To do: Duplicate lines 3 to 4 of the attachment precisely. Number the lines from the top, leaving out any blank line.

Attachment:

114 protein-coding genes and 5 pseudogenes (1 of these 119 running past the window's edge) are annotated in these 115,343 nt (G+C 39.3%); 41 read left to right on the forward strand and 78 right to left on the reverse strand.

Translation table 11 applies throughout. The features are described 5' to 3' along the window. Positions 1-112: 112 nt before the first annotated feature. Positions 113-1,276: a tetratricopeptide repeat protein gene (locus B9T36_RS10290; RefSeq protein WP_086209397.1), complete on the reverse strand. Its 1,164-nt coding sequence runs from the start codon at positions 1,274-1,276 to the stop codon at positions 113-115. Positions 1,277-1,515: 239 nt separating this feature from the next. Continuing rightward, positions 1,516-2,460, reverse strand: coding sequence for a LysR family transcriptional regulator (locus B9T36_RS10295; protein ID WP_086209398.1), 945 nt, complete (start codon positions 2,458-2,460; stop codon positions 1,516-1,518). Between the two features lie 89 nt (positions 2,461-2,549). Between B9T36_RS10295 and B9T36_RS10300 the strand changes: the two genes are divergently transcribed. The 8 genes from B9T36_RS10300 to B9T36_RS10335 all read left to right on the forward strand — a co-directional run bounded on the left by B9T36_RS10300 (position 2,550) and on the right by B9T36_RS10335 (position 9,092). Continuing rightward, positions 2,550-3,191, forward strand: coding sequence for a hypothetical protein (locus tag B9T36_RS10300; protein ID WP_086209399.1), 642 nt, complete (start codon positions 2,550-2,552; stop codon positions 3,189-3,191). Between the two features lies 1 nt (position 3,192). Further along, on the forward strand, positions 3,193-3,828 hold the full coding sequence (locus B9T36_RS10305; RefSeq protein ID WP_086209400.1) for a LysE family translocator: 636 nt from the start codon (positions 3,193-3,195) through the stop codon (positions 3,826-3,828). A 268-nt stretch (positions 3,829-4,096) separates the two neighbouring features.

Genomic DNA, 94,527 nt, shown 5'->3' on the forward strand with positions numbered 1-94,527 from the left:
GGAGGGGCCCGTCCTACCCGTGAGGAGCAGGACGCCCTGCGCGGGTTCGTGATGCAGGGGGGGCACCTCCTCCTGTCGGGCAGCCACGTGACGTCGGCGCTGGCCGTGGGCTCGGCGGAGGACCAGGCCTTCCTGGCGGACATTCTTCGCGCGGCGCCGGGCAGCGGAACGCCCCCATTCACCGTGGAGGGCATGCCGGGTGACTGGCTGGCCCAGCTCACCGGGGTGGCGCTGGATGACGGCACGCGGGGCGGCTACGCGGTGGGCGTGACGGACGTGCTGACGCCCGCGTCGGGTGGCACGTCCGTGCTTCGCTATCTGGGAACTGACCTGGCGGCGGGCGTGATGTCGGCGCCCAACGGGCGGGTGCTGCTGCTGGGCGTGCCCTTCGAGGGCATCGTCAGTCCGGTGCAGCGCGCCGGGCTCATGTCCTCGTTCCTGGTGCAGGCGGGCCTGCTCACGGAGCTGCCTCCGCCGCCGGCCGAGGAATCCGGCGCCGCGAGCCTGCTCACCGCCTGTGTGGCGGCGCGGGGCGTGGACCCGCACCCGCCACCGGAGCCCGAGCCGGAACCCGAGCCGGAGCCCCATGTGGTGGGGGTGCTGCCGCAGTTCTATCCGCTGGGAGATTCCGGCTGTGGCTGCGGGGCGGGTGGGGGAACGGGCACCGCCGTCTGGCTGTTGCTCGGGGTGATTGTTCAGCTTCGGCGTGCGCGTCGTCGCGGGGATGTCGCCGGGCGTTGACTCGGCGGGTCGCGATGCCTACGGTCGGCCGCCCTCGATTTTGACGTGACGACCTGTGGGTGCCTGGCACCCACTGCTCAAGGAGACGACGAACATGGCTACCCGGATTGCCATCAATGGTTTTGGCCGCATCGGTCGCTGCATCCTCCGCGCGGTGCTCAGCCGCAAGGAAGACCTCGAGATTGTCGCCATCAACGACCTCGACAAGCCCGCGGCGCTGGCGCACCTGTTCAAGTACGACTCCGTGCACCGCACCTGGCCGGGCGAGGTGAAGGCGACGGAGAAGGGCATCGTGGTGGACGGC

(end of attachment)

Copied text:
Genomic DNA, 94,527 nt, shown 5'->3' on the forward strand with positions numbered 1-94,527 from the left:
GGAGGGGCCCGTCCTACCCGTGAGGAGCAGGACGCCCTGCGCGGGTTCGTGATGCAGGGGGGGCACCTCCTCCTGTCGGGCAGCCACGTGACGTCGGCGCTGGCCGTGGGCTCGGCGGAGGACCAGGCCTTCCTGGCGGACATTCTTCGCGCGGCGCCGGGCAGCGGAACGCCCCCATTCACCGTGGAGGGCATGCCGGGTGACTGGCTGGCCCAGCTCACCGGGGTGGCGCTGGATGACGGCACGCGGGGCGGCTACGCGGTGGGCGTGACGGACGTGCTGACGCCCGCGTCGGGTGGCACGTCCGTGCTTCGCTATCTGGGAACTGACCTGGCGGCGGGCGTGATGTCGGCGCCCAACGGGCGGGTGCTGCTGCTGGGCGTGCCCTTCGAGGGCATCGTCAGTCCGGTGCAGCGCGCCGGGCTCATGTCCTCGTTCCTGGTGCAGGCGGGCCTGCTCACGGAGCTGCCTCCGCCGCCGGCCGAGGAATCCGGCGCCGCGAGCCTGCTCACCGCCTGTGTGGCGGCGCGGGGCGTGGACCCGCACCCGCCACCGGAGCCCGAGCCGGAACCCGAGCCGGAGCCCCATGTGGTGGGGGTGCTGCCGCAGTTCTATCCGCTGGGAGATTCCGGCTGTGGCTGCGGGGCGGGTGGGGGAACGGGCACCGCCGTCTGGCTGTTGCTCGGGGTGATTGTTCAGCTTCGGCGTGCGCGTCGTCGCGGGGATGTCGCCGGGCGTTGACTCGGCGGGTCGCGATGCCTACGGTCGGCCGCCCTCGATTTTGACGTGACGACCTGTGGGTGCCTGGCACCCACTGCTCAAGGAGACGACGAACATGGCTACCCGGATTGCCATCAATGGTTTTGGCCGCATCGGTCGCTGCATCCTCCGCGCGGTGCTCAGCCGCAAGGAAGACCTCGAGATTGTCGCCATCAACGACCTCGACAAGCCCGCGGCGCTGGCGCACCTGTTCAAGTACGACTCCGTGCACCGCACCTGGCCGGGCGAGGTGAAGGCGACGGAGAAGGGCATCGTGGTGGACGGC